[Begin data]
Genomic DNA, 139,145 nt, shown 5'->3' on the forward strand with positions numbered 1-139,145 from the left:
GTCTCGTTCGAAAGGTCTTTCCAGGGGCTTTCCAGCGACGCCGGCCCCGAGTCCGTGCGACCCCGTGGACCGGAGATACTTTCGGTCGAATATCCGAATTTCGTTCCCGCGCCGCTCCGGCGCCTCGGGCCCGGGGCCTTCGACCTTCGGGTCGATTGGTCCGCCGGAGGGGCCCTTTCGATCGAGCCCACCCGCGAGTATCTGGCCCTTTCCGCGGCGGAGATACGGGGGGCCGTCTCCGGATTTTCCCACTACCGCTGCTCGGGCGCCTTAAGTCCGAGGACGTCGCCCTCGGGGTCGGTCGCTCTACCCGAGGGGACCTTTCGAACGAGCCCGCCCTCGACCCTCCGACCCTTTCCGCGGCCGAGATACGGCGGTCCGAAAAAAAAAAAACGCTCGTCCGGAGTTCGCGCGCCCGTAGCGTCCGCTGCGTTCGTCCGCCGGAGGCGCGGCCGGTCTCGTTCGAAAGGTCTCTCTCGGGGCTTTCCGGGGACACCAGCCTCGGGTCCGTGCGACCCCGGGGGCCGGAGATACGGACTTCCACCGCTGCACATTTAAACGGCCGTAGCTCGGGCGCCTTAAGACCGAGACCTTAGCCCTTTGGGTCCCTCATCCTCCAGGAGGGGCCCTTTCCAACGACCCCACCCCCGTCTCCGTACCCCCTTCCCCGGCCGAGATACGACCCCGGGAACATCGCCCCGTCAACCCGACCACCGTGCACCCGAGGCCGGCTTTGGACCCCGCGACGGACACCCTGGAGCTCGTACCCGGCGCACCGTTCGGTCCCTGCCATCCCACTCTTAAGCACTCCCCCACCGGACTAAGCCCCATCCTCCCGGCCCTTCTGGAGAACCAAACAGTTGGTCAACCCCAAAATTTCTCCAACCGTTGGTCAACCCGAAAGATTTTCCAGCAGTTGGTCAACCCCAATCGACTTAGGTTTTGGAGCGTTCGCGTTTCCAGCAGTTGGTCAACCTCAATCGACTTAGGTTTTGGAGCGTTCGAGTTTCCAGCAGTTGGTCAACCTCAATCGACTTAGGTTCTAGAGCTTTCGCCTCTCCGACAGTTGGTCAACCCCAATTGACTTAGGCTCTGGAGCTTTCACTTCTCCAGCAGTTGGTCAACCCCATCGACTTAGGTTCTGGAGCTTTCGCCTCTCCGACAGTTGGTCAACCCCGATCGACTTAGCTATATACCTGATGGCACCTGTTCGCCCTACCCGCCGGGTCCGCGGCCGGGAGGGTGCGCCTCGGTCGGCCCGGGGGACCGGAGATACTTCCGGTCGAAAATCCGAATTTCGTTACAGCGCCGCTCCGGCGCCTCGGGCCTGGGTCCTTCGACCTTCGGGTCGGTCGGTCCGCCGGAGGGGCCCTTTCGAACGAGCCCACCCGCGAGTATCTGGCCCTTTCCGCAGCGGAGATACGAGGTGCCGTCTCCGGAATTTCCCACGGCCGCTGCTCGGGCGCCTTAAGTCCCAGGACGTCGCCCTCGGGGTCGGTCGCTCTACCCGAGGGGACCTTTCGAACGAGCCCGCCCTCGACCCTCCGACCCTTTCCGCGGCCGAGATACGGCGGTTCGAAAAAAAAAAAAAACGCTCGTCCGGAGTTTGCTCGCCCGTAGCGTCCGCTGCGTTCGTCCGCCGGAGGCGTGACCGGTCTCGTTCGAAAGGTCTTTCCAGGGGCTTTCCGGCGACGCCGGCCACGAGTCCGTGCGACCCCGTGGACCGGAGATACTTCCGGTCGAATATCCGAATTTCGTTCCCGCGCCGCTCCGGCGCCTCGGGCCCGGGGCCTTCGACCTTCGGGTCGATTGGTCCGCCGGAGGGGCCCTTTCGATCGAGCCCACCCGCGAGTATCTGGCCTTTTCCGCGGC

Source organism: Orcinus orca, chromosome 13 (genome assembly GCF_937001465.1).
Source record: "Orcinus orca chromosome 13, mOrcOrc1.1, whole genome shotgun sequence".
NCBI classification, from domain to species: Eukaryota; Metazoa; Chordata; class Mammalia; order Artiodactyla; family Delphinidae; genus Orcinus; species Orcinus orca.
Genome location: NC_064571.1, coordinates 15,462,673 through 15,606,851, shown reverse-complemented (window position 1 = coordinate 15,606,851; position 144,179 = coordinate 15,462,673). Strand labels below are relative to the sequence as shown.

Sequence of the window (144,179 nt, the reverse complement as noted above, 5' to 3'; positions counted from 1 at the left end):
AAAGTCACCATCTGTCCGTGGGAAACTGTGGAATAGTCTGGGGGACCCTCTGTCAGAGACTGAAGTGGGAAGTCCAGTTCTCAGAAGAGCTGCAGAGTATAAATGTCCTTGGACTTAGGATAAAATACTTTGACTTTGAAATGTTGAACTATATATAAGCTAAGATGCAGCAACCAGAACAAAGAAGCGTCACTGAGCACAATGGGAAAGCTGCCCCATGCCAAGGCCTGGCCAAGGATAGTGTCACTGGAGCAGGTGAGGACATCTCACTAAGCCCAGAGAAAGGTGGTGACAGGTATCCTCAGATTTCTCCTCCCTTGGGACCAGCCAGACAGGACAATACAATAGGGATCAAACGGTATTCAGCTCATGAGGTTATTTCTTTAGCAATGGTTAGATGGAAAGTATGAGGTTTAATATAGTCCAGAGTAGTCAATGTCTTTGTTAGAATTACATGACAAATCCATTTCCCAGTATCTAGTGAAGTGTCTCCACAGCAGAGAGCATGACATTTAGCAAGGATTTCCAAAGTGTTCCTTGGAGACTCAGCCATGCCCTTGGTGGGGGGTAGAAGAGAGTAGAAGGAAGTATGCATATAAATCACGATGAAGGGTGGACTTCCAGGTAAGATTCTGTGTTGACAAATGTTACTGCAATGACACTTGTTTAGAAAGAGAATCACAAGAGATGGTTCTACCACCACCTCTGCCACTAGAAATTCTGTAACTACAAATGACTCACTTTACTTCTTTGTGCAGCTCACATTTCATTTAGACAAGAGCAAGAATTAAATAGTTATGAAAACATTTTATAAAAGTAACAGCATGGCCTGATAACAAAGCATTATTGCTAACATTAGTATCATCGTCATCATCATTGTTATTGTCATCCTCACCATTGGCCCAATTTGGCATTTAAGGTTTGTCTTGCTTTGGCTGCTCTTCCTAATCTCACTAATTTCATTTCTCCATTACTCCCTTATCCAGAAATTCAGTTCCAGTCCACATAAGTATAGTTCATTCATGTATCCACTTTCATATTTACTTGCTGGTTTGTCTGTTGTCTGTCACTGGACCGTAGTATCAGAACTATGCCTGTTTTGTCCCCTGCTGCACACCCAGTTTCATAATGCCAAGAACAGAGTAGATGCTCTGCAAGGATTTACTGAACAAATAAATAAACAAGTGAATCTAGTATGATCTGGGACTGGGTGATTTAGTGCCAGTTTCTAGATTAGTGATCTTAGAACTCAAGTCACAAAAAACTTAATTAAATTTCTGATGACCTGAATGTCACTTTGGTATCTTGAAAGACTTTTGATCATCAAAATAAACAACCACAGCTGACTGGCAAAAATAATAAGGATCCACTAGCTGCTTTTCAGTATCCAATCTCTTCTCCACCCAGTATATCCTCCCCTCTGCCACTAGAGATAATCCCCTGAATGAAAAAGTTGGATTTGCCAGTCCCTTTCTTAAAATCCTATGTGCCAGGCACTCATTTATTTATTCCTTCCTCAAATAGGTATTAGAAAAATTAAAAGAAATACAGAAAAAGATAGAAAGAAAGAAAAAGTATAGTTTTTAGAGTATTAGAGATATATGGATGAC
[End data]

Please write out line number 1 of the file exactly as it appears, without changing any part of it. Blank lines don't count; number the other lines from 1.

Genomic DNA, 139,145 nt, shown 5'->3' on the forward strand with positions numbered 1-139,145 from the left: